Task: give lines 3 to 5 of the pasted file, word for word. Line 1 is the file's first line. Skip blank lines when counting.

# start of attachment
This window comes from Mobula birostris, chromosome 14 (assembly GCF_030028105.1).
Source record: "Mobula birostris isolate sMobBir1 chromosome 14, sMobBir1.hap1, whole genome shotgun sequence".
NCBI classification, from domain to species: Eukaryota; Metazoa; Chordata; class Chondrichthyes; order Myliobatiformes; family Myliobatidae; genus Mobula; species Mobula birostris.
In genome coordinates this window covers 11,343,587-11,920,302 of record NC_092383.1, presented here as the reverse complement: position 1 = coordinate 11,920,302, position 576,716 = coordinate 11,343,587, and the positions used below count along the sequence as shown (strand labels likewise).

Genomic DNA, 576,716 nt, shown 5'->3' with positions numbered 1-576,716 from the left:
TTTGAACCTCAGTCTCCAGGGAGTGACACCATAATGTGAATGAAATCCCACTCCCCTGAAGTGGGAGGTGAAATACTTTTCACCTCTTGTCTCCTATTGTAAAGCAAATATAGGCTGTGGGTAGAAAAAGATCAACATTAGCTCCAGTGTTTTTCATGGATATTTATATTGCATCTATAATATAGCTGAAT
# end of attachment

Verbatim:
NCBI classification, from domain to species: Eukaryota; Metazoa; Chordata; class Chondrichthyes; order Myliobatiformes; family Myliobatidae; genus Mobula; species Mobula birostris.
In genome coordinates this window covers 11,343,587-11,920,302 of record NC_092383.1, presented here as the reverse complement: position 1 = coordinate 11,920,302, position 576,716 = coordinate 11,343,587, and the positions used below count along the sequence as shown (strand labels likewise).

Genomic DNA, 576,716 nt, shown 5'->3' with positions numbered 1-576,716 from the left: